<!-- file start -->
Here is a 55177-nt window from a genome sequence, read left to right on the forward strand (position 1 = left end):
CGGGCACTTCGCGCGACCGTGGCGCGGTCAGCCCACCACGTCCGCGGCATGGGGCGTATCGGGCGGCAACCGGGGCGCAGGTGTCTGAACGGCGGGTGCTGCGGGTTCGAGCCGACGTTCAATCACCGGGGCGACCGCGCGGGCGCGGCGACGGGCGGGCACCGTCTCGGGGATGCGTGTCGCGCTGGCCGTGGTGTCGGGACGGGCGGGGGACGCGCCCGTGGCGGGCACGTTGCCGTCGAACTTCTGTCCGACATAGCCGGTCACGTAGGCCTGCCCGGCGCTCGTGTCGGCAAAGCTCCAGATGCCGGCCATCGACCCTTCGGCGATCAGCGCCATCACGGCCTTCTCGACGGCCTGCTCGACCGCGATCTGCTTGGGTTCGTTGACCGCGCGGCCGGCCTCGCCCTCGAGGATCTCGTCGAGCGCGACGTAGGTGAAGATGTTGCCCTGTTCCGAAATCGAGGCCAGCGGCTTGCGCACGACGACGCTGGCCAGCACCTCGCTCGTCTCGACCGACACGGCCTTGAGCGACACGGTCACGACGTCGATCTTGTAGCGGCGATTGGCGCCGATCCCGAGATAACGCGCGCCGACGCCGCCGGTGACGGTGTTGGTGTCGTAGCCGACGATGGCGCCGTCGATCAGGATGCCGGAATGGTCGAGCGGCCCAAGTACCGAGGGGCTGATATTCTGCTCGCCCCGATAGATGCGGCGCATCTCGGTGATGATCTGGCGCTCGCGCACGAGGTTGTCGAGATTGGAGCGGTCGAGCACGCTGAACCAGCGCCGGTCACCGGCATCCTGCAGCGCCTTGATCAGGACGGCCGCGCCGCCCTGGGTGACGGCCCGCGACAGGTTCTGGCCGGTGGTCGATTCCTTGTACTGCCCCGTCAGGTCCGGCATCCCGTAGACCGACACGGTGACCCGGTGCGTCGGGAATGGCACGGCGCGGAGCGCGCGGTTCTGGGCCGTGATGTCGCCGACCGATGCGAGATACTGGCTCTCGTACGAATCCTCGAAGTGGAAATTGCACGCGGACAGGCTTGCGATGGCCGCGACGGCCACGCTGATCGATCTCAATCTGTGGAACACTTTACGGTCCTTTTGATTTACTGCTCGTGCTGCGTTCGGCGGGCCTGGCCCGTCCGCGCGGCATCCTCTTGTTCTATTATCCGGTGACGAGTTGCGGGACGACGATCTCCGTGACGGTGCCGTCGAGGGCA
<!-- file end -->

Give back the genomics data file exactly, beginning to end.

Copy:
Here is a 55177-nt window from a genome sequence, read left to right on the forward strand (position 1 = left end):
CGGGCACTTCGCGCGACCGTGGCGCGGTCAGCCCACCACGTCCGCGGCATGGGGCGTATCGGGCGGCAACCGGGGCGCAGGTGTCTGAACGGCGGGTGCTGCGGGTTCGAGCCGACGTTCAATCACCGGGGCGACCGCGCGGGCGCGGCGACGGGCGGGCACCGTCTCGGGGATGCGTGTCGCGCTGGCCGTGGTGTCGGGACGGGCGGGGGACGCGCCCGTGGCGGGCACGTTGCCGTCGAACTTCTGTCCGACATAGCCGGTCACGTAGGCCTGCCCGGCGCTCGTGTCGGCAAAGCTCCAGATGCCGGCCATCGACCCTTCGGCGATCAGCGCCATCACGGCCTTCTCGACGGCCTGCTCGACCGCGATCTGCTTGGGTTCGTTGACCGCGCGGCCGGCCTCGCCCTCGAGGATCTCGTCGAGCGCGACGTAGGTGAAGATGTTGCCCTGTTCCGAAATCGAGGCCAGCGGCTTGCGCACGACGACGCTGGCCAGCACCTCGCTCGTCTCGACCGACACGGCCTTGAGCGACACGGTCACGACGTCGATCTTGTAGCGGCGATTGGCGCCGATCCCGAGATAACGCGCGCCGACGCCGCCGGTGACGGTGTTGGTGTCGTAGCCGACGATGGCGCCGTCGATCAGGATGCCGGAATGGTCGAGCGGCCCAAGTACCGAGGGGCTGATATTCTGCTCGCCCCGATAGATGCGGCGCATCTCGGTGATGATCTGGCGCTCGCGCACGAGGTTGTCGAGATTGGAGCGGTCGAGCACGCTGAACCAGCGCCGGTCACCGGCATCCTGCAGCGCCTTGATCAGGACGGCCGCGCCGCCCTGGGTGACGGCCCGCGACAGGTTCTGGCCGGTGGTCGATTCCTTGTACTGCCCCGTCAGGTCCGGCATCCCGTAGACCGACACGGTGACCCGGTGCGTCGGGAATGGCACGGCGCGGAGCGCGCGGTTCTGGGCCGTGATGTCGCCGACCGATGCGAGATACTGGCTCTCGTACGAATCCTCGAAGTGGAAATTGCACGCGGACAGGCTTGCGATGGCCGCGACGGCCACGCTGATCGATCTCAATCTGTGGAACACTTTACGGTCCTTTTGATTTACTGCTCGTGCTGCGTTCGGCGGGCCTGGCCCGTCCGCGCGGCATCCTCTTGTTCTATTATCCGGTGACGAGTTGCGGGACGACGATCTCCGTGACGGTGCCGTCGAGGGCA